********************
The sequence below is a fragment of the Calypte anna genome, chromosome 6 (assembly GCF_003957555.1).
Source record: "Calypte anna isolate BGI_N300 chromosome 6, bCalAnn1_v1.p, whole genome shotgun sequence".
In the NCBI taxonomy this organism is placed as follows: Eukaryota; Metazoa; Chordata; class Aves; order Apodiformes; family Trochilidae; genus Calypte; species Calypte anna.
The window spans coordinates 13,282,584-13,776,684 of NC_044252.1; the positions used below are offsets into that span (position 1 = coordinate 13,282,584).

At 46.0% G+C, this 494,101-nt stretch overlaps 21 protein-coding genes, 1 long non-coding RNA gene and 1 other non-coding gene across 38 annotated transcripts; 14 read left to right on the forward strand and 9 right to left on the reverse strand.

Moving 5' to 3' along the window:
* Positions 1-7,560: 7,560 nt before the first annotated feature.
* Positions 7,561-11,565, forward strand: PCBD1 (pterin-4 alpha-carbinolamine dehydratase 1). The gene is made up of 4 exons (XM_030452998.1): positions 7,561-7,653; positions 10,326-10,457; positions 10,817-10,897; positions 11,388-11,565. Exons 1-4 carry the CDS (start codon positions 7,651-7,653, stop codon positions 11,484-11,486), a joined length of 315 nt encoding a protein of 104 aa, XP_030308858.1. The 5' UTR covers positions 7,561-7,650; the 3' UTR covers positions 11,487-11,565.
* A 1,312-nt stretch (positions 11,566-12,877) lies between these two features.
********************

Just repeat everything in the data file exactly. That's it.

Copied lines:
The sequence below is a fragment of the Calypte anna genome, chromosome 6 (assembly GCF_003957555.1).
Source record: "Calypte anna isolate BGI_N300 chromosome 6, bCalAnn1_v1.p, whole genome shotgun sequence".
In the NCBI taxonomy this organism is placed as follows: Eukaryota; Metazoa; Chordata; class Aves; order Apodiformes; family Trochilidae; genus Calypte; species Calypte anna.
The window spans coordinates 13,282,584-13,776,684 of NC_044252.1; the positions used below are offsets into that span (position 1 = coordinate 13,282,584).

At 46.0% G+C, this 494,101-nt stretch overlaps 21 protein-coding genes, 1 long non-coding RNA gene and 1 other non-coding gene across 38 annotated transcripts; 14 read left to right on the forward strand and 9 right to left on the reverse strand.

Moving 5' to 3' along the window:
* Positions 1-7,560: 7,560 nt before the first annotated feature.
* Positions 7,561-11,565, forward strand: PCBD1 (pterin-4 alpha-carbinolamine dehydratase 1). The gene is made up of 4 exons (XM_030452998.1): positions 7,561-7,653; positions 10,326-10,457; positions 10,817-10,897; positions 11,388-11,565. Exons 1-4 carry the CDS (start codon positions 7,651-7,653, stop codon positions 11,484-11,486), a joined length of 315 nt encoding a protein of 104 aa, XP_030308858.1. The 5' UTR covers positions 7,561-7,650; the 3' UTR covers positions 11,487-11,565.
* A 1,312-nt stretch (positions 11,566-12,877) lies between these two features.